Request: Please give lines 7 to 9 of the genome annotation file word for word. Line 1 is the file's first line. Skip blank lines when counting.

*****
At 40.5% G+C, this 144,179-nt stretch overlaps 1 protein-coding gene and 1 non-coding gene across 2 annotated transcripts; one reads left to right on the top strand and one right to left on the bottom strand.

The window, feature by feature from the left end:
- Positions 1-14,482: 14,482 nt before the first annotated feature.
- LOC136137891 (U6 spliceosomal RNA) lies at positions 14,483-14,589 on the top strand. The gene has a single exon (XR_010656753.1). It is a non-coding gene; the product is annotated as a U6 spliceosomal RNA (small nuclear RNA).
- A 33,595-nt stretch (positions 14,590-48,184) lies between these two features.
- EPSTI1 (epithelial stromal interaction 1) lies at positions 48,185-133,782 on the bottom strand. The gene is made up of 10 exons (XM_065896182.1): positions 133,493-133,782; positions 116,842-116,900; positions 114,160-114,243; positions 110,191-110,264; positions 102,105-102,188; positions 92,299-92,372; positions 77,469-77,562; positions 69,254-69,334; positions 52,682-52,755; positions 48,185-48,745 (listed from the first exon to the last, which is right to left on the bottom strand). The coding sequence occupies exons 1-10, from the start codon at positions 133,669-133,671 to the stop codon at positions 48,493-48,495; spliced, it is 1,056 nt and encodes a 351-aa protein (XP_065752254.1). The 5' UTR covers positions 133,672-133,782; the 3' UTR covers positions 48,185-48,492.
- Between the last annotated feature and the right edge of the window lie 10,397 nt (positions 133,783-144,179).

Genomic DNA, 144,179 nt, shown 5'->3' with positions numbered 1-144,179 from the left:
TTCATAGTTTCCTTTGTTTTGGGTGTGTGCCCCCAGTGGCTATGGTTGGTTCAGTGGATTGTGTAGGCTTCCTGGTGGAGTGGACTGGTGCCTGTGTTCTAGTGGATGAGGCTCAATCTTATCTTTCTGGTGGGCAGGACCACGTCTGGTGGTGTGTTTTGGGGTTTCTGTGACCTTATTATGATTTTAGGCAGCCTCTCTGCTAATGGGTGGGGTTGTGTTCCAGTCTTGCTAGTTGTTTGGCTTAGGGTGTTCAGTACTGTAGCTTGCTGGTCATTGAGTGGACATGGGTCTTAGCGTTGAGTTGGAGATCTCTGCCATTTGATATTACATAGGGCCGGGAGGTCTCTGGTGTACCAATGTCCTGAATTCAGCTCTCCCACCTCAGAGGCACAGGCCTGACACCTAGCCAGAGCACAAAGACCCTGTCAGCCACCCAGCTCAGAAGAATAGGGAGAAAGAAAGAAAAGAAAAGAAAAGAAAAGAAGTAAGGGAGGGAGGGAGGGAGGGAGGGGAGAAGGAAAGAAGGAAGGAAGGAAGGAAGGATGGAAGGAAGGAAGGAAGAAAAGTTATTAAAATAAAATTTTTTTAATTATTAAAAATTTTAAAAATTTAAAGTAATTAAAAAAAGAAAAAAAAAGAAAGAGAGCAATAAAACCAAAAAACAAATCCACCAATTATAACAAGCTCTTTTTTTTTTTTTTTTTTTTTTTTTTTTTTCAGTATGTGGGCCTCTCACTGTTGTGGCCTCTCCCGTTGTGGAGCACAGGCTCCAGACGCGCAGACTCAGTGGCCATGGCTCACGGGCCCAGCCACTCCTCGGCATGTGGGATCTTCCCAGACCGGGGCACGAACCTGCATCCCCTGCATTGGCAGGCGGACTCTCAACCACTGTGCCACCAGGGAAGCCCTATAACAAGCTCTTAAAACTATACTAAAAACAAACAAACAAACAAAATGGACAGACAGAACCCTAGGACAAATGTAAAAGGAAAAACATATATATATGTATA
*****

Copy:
- Between the last annotated feature and the right edge of the window lie 10,397 nt (positions 133,783-144,179).

Genomic DNA, 144,179 nt, shown 5'->3' with positions numbered 1-144,179 from the left:
TTCATAGTTTCCTTTGTTTTGGGTGTGTGCCCCCAGTGGCTATGGTTGGTTCAGTGGATTGTGTAGGCTTCCTGGTGGAGTGGACTGGTGCCTGTGTTCTAGTGGATGAGGCTCAATCTTATCTTTCTGGTGGGCAGGACCACGTCTGGTGGTGTGTTTTGGGGTTTCTGTGACCTTATTATGATTTTAGGCAGCCTCTCTGCTAATGGGTGGGGTTGTGTTCCAGTCTTGCTAGTTGTTTGGCTTAGGGTGTTCAGTACTGTAGCTTGCTGGTCATTGAGTGGACATGGGTCTTAGCGTTGAGTTGGAGATCTCTGCCATTTGATATTACATAGGGCCGGGAGGTCTCTGGTGTACCAATGTCCTGAATTCAGCTCTCCCACCTCAGAGGCACAGGCCTGACACCTAGCCAGAGCACAAAGACCCTGTCAGCCACCCAGCTCAGAAGAATAGGGAGAAAGAAAGAAAAGAAAAGAAAAGAAAAGAAGTAAGGGAGGGAGGGAGGGAGGGAGGGGAGAAGGAAAGAAGGAAGGAAGGAAGGAAGGATGGAAGGAAGGAAGGAAGAAAAGTTATTAAAATAAAATTTTTTTAATTATTAAAAATTTTAAAAATTTAAAGTAATTAAAAAAAGAAAAAAAAAGAAAGAGAGCAATAAAACCAAAAAACAAATCCACCAATTATAACAAGCTCTTTTTTTTTTTTTTTTTTTTTTTTTTTTTTCAGTATGTGGGCCTCTCACTGTTGTGGCCTCTCCCGTTGTGGAGCACAGGCTCCAGACGCGCAGACTCAGTGGCCATGGCTCACGGGCCCAGCCACTCCTCGGCATGTGGGATCTTCCCAGACCGGGGCACGAACCTGCATCCCCTGCATTGGCAGGCGGACTCTCAACCACTGTGCCACCAGGGAAGCCCTATAACAAGCTCTTAAAACTATACTAAAAACAAACAAACAAACAAAATGGACAGACAGAACCCTAGGACAAATGTAAAAGGAAAAACATATATATATGTATA